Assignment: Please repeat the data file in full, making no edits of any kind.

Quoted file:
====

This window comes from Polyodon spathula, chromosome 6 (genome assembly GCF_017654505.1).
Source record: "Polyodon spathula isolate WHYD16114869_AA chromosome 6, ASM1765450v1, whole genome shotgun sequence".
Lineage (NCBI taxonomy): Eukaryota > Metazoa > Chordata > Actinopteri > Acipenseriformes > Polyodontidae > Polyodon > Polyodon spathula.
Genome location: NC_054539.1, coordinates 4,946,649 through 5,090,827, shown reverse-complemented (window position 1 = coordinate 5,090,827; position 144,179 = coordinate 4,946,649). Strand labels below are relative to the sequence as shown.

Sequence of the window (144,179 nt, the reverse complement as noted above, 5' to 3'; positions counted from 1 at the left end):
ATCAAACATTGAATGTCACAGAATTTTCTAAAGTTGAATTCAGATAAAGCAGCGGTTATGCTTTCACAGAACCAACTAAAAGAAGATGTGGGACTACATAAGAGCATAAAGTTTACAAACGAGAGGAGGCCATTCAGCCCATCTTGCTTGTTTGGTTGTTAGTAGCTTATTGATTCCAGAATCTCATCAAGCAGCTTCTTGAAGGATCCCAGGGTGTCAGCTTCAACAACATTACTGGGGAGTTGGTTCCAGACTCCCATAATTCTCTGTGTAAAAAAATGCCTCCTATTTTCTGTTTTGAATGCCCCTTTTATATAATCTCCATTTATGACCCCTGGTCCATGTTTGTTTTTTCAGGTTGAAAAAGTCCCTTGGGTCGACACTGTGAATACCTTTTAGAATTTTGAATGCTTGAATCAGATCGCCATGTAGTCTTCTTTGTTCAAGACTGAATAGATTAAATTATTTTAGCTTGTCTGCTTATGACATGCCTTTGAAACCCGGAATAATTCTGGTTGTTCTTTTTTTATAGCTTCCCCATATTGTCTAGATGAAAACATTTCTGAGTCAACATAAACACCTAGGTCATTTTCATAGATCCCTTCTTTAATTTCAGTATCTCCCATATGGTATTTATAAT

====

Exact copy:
This window comes from Polyodon spathula, chromosome 6 (genome assembly GCF_017654505.1).
Source record: "Polyodon spathula isolate WHYD16114869_AA chromosome 6, ASM1765450v1, whole genome shotgun sequence".
Lineage (NCBI taxonomy): Eukaryota > Metazoa > Chordata > Actinopteri > Acipenseriformes > Polyodontidae > Polyodon > Polyodon spathula.
Genome location: NC_054539.1, coordinates 4,946,649 through 5,090,827, shown reverse-complemented (window position 1 = coordinate 5,090,827; position 144,179 = coordinate 4,946,649). Strand labels below are relative to the sequence as shown.

Sequence of the window (144,179 nt, the reverse complement as noted above, 5' to 3'; positions counted from 1 at the left end):
ATCAAACATTGAATGTCACAGAATTTTCTAAAGTTGAATTCAGATAAAGCAGCGGTTATGCTTTCACAGAACCAACTAAAAGAAGATGTGGGACTACATAAGAGCATAAAGTTTACAAACGAGAGGAGGCCATTCAGCCCATCTTGCTTGTTTGGTTGTTAGTAGCTTATTGATTCCAGAATCTCATCAAGCAGCTTCTTGAAGGATCCCAGGGTGTCAGCTTCAACAACATTACTGGGGAGTTGGTTCCAGACTCCCATAATTCTCTGTGTAAAAAAATGCCTCCTATTTTCTGTTTTGAATGCCCCTTTTATATAATCTCCATTTATGACCCCTGGTCCATGTTTGTTTTTTCAGGTTGAAAAAGTCCCTTGGGTCGACACTGTGAATACCTTTTAGAATTTTGAATGCTTGAATCAGATCGCCATGTAGTCTTCTTTGTTCAAGACTGAATAGATTAAATTATTTTAGCTTGTCTGCTTATGACATGCCTTTGAAACCCGGAATAATTCTGGTTGTTCTTTTTTTATAGCTTCCCCATATTGTCTAGATGAAAACATTTCTGAGTCAACATAAACACCTAGGTCATTTTCATAGATCCCTTCTTTAATTTCAGTATCTCCCATATGGTATTTATAAT